the guns of this fort and of Fort Johnson, the case does not really require the use of that flag. Nothing has ever been said about it until yesterday, when on its return from Fort Johnson with my mail she was stopped by a row-boat from the vessel which remains anchored off the left flank of this fort (the one about which Lieutenant Snyder spoke to his excellency and yourself, and of which you said you knew nothing), and an officer in charge told my men that his orders were not to let any boat go from Fort Sumter to the shore without a white flag and that he must raise it. I do not believe that you have given these orders, and I am unwilling that my officers shall leave here, as we hope to do in a few days, under the impression that you have either had that vessel placed so much nearer to us than any vessel has ever been anchored before or given her such orders. I have never regarded myself as being in a hostile attitude towards the inhabitants of South Carolina, and have been very particular in treating every one who has approached me or with whom I have had any intercourse with the greatest civility and courtesy. I hope that you will at once give your attention to both these matters, and I most earnestly hope that nothing will ever occur to alter, in the least, the high regard and esteem I have for so many years entertained for you.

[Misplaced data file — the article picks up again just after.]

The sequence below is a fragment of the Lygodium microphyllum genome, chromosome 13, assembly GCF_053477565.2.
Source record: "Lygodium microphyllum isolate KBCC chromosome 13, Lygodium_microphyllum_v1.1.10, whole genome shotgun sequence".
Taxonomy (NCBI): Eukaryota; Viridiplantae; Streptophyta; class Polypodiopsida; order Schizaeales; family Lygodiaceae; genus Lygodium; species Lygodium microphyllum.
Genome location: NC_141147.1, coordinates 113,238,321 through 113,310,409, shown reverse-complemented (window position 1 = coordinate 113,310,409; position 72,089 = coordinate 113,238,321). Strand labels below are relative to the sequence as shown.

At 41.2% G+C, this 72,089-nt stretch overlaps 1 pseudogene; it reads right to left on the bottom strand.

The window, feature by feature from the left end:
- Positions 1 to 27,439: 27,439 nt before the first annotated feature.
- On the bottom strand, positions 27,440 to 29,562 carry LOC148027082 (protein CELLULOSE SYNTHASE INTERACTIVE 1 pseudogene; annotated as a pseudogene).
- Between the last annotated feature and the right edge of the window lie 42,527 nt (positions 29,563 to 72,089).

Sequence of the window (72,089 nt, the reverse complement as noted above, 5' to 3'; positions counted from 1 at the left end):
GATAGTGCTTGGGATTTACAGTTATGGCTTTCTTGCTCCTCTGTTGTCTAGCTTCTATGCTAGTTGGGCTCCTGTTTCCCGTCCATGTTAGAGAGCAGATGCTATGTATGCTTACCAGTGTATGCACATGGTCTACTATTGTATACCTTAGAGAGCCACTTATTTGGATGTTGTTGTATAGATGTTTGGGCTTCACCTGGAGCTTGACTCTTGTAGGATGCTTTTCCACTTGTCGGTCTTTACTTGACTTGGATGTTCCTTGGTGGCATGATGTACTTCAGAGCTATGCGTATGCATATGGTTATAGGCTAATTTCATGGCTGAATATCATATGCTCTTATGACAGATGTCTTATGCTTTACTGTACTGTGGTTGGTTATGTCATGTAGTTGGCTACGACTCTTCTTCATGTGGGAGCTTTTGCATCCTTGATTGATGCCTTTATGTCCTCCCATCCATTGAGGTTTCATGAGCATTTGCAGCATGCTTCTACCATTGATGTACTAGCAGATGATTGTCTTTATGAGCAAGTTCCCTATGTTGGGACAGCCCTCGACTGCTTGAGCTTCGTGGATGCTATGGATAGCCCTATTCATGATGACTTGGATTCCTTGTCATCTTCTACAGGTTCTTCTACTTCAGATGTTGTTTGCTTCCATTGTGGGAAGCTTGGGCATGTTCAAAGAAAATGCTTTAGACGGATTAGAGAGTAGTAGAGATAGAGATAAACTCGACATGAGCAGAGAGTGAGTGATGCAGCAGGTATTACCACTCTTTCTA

I am, dear general, yours, very truly,
Major, U. S. Army, Commanding.
CHARLESTON, S. C., April 7, 1861.
Major ROBERT ANDERSON,
Fort Sumter, Charleston Harbor, S. C.:
DEAR MAJOR: Your letter dated yesterday was received by me this morning, and I regret to learn that the firing from the mortar battery yesterday was so directed as to render the explosion of the shells dangerous to the occupants of Fort Sumter. The attention of the officer in command of the battery was called to the manner of his firing yesterday, and orders will be sent to him to-day not to practice again in the same direction.
In regard to the vessel lying near Fort Sumter, orders were given by me, as early as the 4th instant, for its removal to some other point, and if it has not been done steps will be taken to have it removed forthwith.
The orders to hail boats passing to and from Fort Sumter without a white flag was not intended by me to apply to your mail-boat at 12 m., and orders will be given to the proper officers to allow it to pass as heretofore. Let me assure you, major, that nothing shall be wanting on my part to preserve the friendly relations and impressions which have existed between us for so many years.
I am, major, very truly, yours,
G. T. BEAUREGARD,
Numbers 96.] FORT SUMTER, S. C., April 7, 1861.
(Received A. G. O., April 13.)
Colonel L. THOMAS, Adjutant-General U. S. Army:
COLONEL: I have the honor to report that we do not see any work going on around us. There was more activity displayed by the guard-